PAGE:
, The temptation of Arjuna [Arjunawiwaha]; shrine hanging [langse] Enlarge 1 /1
Balinese people The temptation of Arjuna [Arjunawiwaha]
shrine hanging [langse]
19th century Place made: Kamasan, Bali, Indonesia
Materials & Technique: paintings, pigments on cloth pigments on cotton
Dimensions: 71.0 h x 235.0 w cm
Acknowledgement: Purchased 2013
Accession No: NGA 2013.3933

This fine early Balinese shrine hanging was created in Kamasan, a cultural centre in south Bali connected historically with the royal court of Gelgel. There this style of painting developed, including the two-dimensional portrayal of figurative subject matter now associated largely with flat leather wayang puppets. Kamasan style still remains the preferred genre for narrative hangings in Bali’s Hindu temples and shrines. As is common with rare nineteenth-century examples, the identity of the artist is not recorded.

Painted hangings of this size and format are known as langse, used as curtains or screens around the offering platforms of Balinese temples. Like many such banners it depicts an episode from the Balinese version of the Mahabharata, the great Hindu epic which narrates the antagonism and final war between the Pandawa brothers and their Korawa relatives. Entitled Arjuna Wiwaha the popular legend was composed by the Javanese court poet Mpu Kanwa in 1035. It illustrates the ascetism and marriage of Arjuna, the most prominent and popular of the Pandawa brothers throughout Bali and Java.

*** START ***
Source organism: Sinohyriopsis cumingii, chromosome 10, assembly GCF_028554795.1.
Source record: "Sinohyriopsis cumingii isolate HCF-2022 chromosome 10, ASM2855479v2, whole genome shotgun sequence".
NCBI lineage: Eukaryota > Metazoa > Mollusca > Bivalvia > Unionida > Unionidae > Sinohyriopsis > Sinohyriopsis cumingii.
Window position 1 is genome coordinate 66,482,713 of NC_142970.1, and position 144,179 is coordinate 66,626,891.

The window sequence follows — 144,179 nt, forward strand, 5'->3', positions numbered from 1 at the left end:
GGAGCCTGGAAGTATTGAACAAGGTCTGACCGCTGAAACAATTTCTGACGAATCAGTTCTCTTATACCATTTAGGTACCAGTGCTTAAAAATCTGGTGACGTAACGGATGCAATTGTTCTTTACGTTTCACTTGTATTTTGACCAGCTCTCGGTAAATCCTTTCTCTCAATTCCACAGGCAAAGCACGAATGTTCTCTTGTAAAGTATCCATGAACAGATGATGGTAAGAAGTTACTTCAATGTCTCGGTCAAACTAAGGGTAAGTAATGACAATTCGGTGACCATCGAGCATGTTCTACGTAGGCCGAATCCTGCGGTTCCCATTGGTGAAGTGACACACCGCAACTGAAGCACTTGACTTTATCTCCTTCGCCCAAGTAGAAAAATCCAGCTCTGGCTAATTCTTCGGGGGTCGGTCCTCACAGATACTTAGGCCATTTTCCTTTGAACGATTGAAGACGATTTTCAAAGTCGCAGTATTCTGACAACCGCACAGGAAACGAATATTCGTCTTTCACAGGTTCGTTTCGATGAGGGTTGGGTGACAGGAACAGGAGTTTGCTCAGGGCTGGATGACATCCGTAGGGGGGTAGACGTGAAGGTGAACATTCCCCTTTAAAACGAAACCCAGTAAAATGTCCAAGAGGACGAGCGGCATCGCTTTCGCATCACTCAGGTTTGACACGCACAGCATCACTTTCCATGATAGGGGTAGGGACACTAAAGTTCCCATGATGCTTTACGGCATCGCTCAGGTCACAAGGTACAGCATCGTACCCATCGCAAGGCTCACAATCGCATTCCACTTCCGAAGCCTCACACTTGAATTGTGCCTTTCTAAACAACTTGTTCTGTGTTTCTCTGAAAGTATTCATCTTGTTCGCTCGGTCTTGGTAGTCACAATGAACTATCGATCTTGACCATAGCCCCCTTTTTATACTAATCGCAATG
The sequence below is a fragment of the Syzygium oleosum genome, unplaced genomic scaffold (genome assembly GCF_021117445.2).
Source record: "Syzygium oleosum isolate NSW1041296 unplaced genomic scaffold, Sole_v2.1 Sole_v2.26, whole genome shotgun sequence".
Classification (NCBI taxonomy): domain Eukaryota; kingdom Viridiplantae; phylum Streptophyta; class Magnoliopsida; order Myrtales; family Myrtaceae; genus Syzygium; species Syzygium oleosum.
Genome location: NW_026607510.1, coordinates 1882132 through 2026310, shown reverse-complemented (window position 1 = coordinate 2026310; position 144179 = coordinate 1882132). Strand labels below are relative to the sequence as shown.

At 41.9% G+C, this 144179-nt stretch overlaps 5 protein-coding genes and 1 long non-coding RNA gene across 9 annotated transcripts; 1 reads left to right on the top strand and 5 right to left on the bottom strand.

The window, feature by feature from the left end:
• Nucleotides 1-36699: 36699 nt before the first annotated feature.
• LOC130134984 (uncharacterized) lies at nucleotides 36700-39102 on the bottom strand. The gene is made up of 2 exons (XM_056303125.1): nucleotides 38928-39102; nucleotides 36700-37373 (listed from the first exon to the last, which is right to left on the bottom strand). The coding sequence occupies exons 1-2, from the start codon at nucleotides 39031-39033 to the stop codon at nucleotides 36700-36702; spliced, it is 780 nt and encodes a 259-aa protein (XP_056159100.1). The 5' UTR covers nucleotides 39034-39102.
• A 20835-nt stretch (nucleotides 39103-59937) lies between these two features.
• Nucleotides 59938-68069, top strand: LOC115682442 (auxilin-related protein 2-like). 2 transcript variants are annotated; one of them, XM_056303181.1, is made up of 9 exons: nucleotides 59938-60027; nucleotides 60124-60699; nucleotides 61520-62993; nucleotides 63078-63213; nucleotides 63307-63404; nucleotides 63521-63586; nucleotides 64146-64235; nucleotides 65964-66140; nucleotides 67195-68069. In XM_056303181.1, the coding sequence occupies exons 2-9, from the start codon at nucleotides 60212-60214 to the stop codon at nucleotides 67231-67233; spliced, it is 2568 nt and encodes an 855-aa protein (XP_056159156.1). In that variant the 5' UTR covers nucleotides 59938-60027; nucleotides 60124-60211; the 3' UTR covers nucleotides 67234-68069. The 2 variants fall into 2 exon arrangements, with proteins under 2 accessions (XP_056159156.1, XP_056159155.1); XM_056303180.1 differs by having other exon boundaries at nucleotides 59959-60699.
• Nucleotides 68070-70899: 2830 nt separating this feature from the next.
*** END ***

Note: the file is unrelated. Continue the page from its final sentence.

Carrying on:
In finely drawn yet superbly animated detail, the scenes on the viewer’s left centre on Arjuna’s mountaintop meditation at a time when the gods are being threatened by powerful demons. With Arjuna’s help, the demons-—one disguised as a great boar—are ultimately defeated in the battles depicted on the right-hand side of the painting. Arjuna is rewarded with seven months in Indra’s heaven where he marries the seven nymphs who are shown on the left in various amorous scenes trying to tempt him out of his ascetic trance. The figures are carefully developed, and range from the great gods and Pandawa noblemen with their comically rendered servants, to flirtatious nymphs, an aggressive Garuda bird and a wonderfully striped boar.

Robyn Maxwell Senior Curator, Asian Art

in artonview, issue 77, Autumn 2014